(Adds background on EPA veto)
By Lawrence Hurley
WASHINGTON, March 24 The U.S. Supreme Court on
Monday delivered a blow to Arch Coal Inc by declining to
hear its challenge to an Obama administration decision to block
an environmental permit for a coal mining project in West
The U.S. Environmental Protection Agency said it would veto
a permit issued for the Spruce No. 1 mining project in 2011,
four years after the U.S. Army Corps of Engineers had given its
approval. The permit, issued under the Clean Water Act, would
allow Mingo Logan, an Arch subsidiary, to discharge waste
material into nearby waterways.
The case will now return to the U.S. District Court in
Washington, D.C., where Arch is due to argue that the
administration failed to follow the correct legal process when
it made the decision to veto the project.
The permit was approved when President George W. Bush, a
Republican, was in office. The EPA veto was issued after
President Barack Obama, a Democrat, became president in 2009.
Conservatives have accused Obama of waging a "war on coal," a
reference to the administration's efforts to reduce greenhouse
gas emissions, including those from coal-burning power plants.
Arch sought the high court's review after the federal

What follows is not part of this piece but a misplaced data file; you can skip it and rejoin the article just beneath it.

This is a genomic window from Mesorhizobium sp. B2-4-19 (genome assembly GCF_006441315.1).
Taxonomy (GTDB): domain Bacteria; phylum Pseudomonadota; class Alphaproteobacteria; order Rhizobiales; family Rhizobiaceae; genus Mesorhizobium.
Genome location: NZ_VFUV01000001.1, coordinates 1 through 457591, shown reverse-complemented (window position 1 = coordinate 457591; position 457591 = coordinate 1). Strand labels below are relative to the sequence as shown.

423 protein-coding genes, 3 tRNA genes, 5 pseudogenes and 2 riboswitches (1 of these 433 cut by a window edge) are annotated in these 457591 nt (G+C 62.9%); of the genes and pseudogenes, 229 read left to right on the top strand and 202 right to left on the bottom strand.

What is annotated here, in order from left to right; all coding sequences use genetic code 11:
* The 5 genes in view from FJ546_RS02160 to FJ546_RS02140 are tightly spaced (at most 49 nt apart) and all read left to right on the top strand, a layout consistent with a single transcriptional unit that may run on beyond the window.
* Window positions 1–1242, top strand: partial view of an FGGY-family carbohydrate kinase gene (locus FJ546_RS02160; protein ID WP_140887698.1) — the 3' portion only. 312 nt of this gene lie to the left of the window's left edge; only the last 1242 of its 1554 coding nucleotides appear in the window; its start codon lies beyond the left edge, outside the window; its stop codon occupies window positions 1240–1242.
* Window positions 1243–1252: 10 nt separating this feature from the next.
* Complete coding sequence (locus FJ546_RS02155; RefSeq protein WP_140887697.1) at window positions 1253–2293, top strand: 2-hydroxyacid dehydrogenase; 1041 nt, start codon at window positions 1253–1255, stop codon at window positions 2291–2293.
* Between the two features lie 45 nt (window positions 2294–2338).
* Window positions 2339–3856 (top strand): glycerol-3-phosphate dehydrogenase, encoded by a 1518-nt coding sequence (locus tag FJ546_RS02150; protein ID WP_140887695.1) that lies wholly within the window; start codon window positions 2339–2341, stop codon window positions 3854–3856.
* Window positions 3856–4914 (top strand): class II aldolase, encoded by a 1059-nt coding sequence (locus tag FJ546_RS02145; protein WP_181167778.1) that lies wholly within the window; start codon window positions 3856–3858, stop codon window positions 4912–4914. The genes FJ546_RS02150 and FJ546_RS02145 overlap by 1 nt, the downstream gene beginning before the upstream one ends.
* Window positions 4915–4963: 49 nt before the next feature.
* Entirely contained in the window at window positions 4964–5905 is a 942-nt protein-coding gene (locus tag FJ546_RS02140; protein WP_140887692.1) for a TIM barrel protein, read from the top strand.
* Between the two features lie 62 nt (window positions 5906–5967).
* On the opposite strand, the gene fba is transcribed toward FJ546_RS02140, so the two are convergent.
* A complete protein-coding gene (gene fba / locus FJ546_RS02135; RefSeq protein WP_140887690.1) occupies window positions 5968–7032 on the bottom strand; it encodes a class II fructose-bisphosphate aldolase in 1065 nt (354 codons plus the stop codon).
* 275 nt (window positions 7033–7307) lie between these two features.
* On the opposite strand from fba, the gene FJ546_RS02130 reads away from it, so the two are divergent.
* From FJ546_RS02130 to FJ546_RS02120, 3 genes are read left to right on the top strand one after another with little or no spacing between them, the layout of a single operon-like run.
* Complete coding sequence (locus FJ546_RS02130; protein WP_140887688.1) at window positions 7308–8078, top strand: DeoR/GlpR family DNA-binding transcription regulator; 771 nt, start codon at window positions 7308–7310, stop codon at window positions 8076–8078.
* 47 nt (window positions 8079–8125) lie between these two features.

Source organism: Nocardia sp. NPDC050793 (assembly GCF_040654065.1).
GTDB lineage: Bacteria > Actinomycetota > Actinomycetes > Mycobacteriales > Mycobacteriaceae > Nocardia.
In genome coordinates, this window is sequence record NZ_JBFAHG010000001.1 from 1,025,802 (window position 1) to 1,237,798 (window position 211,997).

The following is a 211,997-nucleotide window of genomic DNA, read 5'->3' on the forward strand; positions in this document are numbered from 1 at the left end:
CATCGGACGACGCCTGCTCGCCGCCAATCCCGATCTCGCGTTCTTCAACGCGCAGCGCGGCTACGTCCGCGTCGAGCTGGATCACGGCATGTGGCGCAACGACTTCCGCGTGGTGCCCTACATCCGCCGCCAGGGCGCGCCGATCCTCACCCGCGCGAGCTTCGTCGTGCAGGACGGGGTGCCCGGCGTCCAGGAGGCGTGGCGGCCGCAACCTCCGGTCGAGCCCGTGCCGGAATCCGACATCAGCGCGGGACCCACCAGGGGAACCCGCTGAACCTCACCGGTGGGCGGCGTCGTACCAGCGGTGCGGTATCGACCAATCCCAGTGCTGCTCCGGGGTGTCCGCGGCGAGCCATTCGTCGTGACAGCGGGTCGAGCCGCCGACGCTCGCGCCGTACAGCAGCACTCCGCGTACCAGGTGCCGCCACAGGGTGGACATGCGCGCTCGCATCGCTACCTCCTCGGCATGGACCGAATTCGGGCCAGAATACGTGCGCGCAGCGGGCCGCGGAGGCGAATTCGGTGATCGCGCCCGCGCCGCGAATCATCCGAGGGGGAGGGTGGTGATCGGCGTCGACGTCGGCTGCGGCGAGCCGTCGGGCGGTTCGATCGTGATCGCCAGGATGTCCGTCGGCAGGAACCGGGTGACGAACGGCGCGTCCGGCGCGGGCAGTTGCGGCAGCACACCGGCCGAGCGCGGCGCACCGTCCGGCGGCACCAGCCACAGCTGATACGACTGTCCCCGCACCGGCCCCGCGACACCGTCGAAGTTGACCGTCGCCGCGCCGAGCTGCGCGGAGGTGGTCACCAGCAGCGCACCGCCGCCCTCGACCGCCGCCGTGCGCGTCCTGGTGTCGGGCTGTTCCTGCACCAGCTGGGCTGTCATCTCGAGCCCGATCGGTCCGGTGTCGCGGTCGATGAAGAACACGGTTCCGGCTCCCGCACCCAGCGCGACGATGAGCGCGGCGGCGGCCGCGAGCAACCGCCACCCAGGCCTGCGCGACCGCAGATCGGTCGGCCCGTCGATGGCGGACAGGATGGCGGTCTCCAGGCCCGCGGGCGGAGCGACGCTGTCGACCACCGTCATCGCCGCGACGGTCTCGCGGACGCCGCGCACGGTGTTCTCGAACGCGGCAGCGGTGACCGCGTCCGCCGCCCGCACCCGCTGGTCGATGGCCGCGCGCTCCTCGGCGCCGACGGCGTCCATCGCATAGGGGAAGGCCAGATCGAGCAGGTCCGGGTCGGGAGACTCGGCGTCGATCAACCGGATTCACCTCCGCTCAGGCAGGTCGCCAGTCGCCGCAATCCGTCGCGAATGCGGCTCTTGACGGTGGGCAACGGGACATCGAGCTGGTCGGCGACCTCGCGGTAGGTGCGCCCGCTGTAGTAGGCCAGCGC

appeals court in Washington ruled in favor of the EPA in an
April 2013 decision. Although the EPA has in the past challenged
projects under consideration by the Army Corps, which has the
job of issuing permits under the Clean Water Act, it was the
first time the agency had ever blocked a project after a permit
The EPA veto prompted a considerable backlash from business
groups, including the U.S. Chamber of Commerce and the National
Mining Association. They and 27 states, including West Virginia,
asked the high court to hear the case.
In March 2012, U.S. District Judge Amy Jackson, an Obama
appointee, ruled against the administration, saying the EPA had
exceeded its authority. The all-Republican three-judge appeals
court panel ruled for the Obama administration, saying the Clean
Water Act gives the EPA broad authority to review projects even
after permits are issued.
The case is Mingo Logan v. EPA, U.S. Supreme Court, 13-599.
(Reporting by Lawrence Hurley; Editing by Howard Goller and